Shakespeare’s Shylock behaves in a manner strikingly similar to the Anglican view of the Catholic Church, when he perverts the spirit of a fundamentally benevolent legal system to advance his own malignant motives. Portia acts in accordance with a biblical principle that Shakespeare found in the story of Giannetto, in Il Pecorone of Ser Giovanni Fiorentino [his primary source]: ‘He catcheth the wise in their own craftiness...entangled in...snares they laid for others (I Cor 3:19)’ (Holmer 86).
The crisis of Elizabethan theology must involve the reconciliation of the essentially legalistic origin of the Church of England with the eternal and divine principles of Christianity. Until Shakespeare’s time, the Catholic Church was not the ‘Catholic Church,’ but simply, the ‘Church,’ Christ’s ‘Church.’ Their new independence from a thousand year bond with Rome might cause the Elizabethan audience to sympathize with the predicament of Launcelot Gobbo when he complains:
‘to be ruled by my conscience, I should stay with the Jew my master [read Catholic Church], who (God bless the Mark!) is a kind off devil; and, to run away from the Jew, I should be ruled by the fiend, who (saving your reverence) is the devil himself’ (II,ii,25-30).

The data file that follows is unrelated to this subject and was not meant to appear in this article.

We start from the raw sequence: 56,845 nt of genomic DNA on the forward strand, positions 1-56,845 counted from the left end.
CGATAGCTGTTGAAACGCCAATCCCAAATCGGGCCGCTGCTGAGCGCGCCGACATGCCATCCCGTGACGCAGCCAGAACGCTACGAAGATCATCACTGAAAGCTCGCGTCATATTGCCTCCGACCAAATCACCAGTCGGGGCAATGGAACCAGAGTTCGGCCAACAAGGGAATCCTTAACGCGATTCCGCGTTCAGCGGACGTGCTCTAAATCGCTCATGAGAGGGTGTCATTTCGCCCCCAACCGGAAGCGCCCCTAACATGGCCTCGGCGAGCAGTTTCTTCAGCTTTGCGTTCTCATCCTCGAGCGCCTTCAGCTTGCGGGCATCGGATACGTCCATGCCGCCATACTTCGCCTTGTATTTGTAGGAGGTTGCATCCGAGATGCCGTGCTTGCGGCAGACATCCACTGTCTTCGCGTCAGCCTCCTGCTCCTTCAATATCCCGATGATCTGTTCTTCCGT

In a state where one is typically beheaded for heresy, there is little choice for the common man besides joining the state religion. Most English families would join and participate in the worship of whatever Church Elizabeth established. Shakespeare himself ‘lived and died a conforming member of the Church of England, by which he and his children were baptized’ (Frye 3).
The majority of the spectators at the Globe were also spectators at the drama of the Reformation. They were spectators who believed their souls to be at stake in the outcome. The schism with Rome, while resulting in a period of doctrinal uncertainty, appealed to the nationalist sentiments of the common people. As the corruption of most of the clergy among Chaucer’s Canterbury pilgrims attests, the existence of anti-Catholic sentiment in England did not begin with the Reformation.
Later Elizabethans, such as Thomas Middleton, explicitly equated the Catholic Church with the Hebrew Pharisees. If this idea was prevalent among Shakespeare’s contemporaries, then, on the anagogical level, ‘the courtroom scene evokes something of the crucifixion scene’ (Lewalski 245), with Antonio as Christ; while on the allegorical; level, it evokes the dissolution of the bond with the Roman Church. By superimposing these two cultural icons, Shakespeare has legitimized the nationalist political principles of the Anglican Reformation with a spiritual foundation in New Testament mysticism.